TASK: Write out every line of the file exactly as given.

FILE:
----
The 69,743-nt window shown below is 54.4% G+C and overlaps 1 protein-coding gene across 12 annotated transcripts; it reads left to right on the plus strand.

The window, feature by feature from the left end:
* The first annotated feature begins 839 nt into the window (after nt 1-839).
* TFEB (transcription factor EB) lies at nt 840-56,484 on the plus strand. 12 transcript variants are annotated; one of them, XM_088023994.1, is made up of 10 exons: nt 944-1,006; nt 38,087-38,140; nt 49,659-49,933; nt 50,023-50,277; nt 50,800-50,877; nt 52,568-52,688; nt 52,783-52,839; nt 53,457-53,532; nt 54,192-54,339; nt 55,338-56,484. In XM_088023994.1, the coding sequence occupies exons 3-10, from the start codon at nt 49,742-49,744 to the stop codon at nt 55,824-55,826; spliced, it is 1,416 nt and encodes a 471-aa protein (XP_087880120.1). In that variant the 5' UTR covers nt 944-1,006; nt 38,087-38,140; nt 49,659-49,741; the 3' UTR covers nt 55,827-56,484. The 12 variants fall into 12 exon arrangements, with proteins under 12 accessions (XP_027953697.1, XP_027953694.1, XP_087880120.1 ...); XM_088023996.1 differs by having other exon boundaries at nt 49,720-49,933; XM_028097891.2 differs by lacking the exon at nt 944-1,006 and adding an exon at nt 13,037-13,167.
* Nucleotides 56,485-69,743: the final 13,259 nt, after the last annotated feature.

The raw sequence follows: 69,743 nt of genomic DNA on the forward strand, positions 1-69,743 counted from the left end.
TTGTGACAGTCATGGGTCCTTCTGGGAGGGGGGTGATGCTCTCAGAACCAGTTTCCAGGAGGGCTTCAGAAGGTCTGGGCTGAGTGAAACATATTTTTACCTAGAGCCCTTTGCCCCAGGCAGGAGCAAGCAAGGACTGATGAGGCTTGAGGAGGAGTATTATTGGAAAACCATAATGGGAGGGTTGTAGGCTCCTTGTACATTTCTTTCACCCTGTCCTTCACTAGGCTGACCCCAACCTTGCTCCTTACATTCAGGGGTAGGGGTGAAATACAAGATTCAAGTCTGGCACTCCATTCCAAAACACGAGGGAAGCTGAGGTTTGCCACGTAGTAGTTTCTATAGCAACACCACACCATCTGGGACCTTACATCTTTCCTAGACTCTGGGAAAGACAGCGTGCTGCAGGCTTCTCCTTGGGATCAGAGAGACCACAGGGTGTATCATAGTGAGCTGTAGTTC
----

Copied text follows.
The 69,743-nt window shown below is 54.4% G+C and overlaps 1 protein-coding gene across 12 annotated transcripts; it reads left to right on the plus strand.

The window, feature by feature from the left end:
* The first annotated feature begins 839 nt into the window (after nt 1-839).
* TFEB (transcription factor EB) lies at nt 840-56,484 on the plus strand. 12 transcript variants are annotated; one of them, XM_088023994.1, is made up of 10 exons: nt 944-1,006; nt 38,087-38,140; nt 49,659-49,933; nt 50,023-50,277; nt 50,800-50,877; nt 52,568-52,688; nt 52,783-52,839; nt 53,457-53,532; nt 54,192-54,339; nt 55,338-56,484. In XM_088023994.1, the coding sequence occupies exons 3-10, from the start codon at nt 49,742-49,744 to the stop codon at nt 55,824-55,826; spliced, it is 1,416 nt and encodes a 471-aa protein (XP_087880120.1). In that variant the 5' UTR covers nt 944-1,006; nt 38,087-38,140; nt 49,659-49,741; the 3' UTR covers nt 55,827-56,484. The 12 variants fall into 12 exon arrangements, with proteins under 12 accessions (XP_027953697.1, XP_027953694.1, XP_087880120.1 ...); XM_088023996.1 differs by having other exon boundaries at nt 49,720-49,933; XM_028097891.2 differs by lacking the exon at nt 944-1,006 and adding an exon at nt 13,037-13,167.
* Nucleotides 56,485-69,743: the final 13,259 nt, after the last annotated feature.

The raw sequence follows: 69,743 nt of genomic DNA on the forward strand, positions 1-69,743 counted from the left end.
TTGTGACAGTCATGGGTCCTTCTGGGAGGGGGGTGATGCTCTCAGAACCAGTTTCCAGGAGGGCTTCAGAAGGTCTGGGCTGAGTGAAACATATTTTTACCTAGAGCCCTTTGCCCCAGGCAGGAGCAAGCAAGGACTGATGAGGCTTGAGGAGGAGTATTATTGGAAAACCATAATGGGAGGGTTGTAGGCTCCTTGTACATTTCTTTCACCCTGTCCTTCACTAGGCTGACCCCAACCTTGCTCCTTACATTCAGGGGTAGGGGTGAAATACAAGATTCAAGTCTGGCACTCCATTCCAAAACACGAGGGAAGCTGAGGTTTGCCACGTAGTAGTTTCTATAGCAACACCACACCATCTGGGACCTTACATCTTTCCTAGACTCTGGGAAAGACAGCGTGCTGCAGGCTTCTCCTTGGGATCAGAGAGACCACAGGGTGTATCATAGTGAGCTGTAGTTC